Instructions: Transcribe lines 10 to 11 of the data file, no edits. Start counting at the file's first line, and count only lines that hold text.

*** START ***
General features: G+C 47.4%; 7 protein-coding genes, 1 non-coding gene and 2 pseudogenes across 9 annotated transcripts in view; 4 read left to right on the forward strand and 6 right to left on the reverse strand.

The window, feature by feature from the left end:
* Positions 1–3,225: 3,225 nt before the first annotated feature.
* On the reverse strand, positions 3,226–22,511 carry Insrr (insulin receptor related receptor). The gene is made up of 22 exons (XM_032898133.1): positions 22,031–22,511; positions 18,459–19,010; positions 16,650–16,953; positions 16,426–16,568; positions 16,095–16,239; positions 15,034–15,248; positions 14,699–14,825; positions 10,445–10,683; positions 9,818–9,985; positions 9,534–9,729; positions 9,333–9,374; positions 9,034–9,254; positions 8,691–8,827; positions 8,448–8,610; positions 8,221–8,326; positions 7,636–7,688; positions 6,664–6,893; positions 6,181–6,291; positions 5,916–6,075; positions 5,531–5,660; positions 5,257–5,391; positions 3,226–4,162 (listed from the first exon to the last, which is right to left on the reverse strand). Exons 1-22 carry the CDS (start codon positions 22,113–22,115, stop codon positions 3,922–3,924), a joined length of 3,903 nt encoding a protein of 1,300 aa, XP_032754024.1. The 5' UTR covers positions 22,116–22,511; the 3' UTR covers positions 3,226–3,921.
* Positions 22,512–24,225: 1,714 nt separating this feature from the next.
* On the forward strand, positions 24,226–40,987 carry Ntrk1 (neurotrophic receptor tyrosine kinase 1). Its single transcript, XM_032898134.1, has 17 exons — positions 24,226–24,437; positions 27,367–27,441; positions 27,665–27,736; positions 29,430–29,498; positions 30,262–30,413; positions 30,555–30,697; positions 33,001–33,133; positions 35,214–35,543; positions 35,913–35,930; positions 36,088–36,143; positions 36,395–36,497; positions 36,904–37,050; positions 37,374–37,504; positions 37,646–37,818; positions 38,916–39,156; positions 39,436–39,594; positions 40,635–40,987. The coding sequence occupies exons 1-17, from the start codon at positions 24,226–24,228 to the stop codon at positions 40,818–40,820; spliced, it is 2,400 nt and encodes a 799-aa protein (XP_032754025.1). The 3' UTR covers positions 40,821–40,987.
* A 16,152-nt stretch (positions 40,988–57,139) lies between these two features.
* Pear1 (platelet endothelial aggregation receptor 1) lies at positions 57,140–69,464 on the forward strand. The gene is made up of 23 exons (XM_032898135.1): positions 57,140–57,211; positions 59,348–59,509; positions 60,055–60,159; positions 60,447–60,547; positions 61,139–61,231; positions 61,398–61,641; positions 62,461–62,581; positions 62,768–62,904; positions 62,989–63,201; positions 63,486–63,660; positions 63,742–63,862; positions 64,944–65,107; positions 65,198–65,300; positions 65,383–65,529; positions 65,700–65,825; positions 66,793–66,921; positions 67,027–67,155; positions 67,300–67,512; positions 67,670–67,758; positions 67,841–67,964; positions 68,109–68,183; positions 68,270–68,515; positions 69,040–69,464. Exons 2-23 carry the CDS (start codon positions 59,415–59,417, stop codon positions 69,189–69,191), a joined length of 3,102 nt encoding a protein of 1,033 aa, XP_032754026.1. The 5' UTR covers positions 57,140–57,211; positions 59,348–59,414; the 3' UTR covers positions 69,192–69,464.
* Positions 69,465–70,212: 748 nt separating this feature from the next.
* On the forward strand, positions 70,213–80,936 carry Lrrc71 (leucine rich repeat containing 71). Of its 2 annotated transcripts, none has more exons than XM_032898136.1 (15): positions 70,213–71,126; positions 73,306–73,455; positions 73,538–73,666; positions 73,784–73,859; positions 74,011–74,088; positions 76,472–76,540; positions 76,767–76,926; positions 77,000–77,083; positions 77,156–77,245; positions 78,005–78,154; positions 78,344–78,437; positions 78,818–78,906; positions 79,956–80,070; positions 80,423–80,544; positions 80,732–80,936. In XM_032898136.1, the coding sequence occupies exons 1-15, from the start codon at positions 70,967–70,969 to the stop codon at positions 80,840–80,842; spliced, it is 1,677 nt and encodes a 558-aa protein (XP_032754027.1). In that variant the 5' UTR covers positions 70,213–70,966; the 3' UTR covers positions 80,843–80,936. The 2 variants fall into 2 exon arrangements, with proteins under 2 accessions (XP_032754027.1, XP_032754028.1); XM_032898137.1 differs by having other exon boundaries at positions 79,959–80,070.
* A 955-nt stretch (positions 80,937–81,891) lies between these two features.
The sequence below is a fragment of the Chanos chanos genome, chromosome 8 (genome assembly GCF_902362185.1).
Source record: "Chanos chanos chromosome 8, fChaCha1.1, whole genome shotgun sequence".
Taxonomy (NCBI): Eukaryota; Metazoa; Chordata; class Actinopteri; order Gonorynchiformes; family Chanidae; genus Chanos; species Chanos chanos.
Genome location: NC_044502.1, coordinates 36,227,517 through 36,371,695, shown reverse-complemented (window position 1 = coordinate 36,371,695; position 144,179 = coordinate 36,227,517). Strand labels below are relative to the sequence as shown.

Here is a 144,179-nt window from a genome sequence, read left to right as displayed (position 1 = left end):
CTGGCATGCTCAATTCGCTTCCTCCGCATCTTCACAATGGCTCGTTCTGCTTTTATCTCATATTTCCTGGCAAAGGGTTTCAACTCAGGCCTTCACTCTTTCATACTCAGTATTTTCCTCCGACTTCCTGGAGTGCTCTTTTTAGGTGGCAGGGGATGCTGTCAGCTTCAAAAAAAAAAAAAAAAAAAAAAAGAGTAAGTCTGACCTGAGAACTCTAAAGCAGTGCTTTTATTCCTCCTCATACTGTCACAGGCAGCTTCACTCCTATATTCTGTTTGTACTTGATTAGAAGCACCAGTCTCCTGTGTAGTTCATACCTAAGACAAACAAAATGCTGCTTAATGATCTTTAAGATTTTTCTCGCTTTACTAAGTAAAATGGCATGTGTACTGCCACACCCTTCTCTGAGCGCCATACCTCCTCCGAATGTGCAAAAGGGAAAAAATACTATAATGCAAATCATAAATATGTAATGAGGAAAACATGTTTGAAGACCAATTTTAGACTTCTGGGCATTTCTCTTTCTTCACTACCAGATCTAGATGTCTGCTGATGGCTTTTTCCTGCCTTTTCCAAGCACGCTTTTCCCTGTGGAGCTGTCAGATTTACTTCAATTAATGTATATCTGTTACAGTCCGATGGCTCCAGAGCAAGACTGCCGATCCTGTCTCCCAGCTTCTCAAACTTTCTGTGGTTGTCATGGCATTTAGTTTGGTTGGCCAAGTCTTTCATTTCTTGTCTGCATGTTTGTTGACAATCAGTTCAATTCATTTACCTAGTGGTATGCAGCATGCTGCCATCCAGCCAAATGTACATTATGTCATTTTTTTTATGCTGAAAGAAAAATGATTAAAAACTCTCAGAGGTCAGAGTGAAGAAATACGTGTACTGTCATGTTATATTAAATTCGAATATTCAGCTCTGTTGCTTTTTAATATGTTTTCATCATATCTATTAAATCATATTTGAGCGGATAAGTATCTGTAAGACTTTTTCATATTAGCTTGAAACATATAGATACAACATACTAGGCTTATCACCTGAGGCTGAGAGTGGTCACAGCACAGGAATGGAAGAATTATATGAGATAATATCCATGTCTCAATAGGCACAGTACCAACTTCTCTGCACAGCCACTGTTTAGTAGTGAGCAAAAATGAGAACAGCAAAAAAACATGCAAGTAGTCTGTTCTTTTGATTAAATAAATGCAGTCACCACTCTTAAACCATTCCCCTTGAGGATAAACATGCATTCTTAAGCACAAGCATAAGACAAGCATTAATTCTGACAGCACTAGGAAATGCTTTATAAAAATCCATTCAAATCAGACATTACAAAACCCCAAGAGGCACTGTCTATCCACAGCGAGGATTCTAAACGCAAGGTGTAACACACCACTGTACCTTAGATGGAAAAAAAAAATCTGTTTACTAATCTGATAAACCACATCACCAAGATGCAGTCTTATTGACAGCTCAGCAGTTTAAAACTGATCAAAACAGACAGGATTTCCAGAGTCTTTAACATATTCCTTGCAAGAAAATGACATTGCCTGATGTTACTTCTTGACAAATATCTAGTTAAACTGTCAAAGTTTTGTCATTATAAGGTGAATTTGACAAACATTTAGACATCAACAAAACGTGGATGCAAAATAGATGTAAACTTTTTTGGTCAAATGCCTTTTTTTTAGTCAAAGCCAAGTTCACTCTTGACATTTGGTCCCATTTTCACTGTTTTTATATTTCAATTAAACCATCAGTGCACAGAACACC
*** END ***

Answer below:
* On the forward strand, positions 70,213–80,936 carry Lrrc71 (leucine rich repeat containing 71). Of its 2 annotated transcripts, none has more exons than XM_032898136.1 (15): positions 70,213–71,126; positions 73,306–73,455; positions 73,538–73,666; positions 73,784–73,859; positions 74,011–74,088; positions 76,472–76,540; positions 76,767–76,926; positions 77,000–77,083; positions 77,156–77,245; positions 78,005–78,154; positions 78,344–78,437; positions 78,818–78,906; positions 79,956–80,070; positions 80,423–80,544; positions 80,732–80,936. In XM_032898136.1, the coding sequence occupies exons 1-15, from the start codon at positions 70,967–70,969 to the stop codon at positions 80,840–80,842; spliced, it is 1,677 nt and encodes a 558-aa protein (XP_032754027.1). In that variant the 5' UTR covers positions 70,213–70,966; the 3' UTR covers positions 80,843–80,936. The 2 variants fall into 2 exon arrangements, with proteins under 2 accessions (XP_032754027.1, XP_032754028.1); XM_032898137.1 differs by having other exon boundaries at positions 79,959–80,070.
* A 955-nt stretch (positions 80,937–81,891) lies between these two features.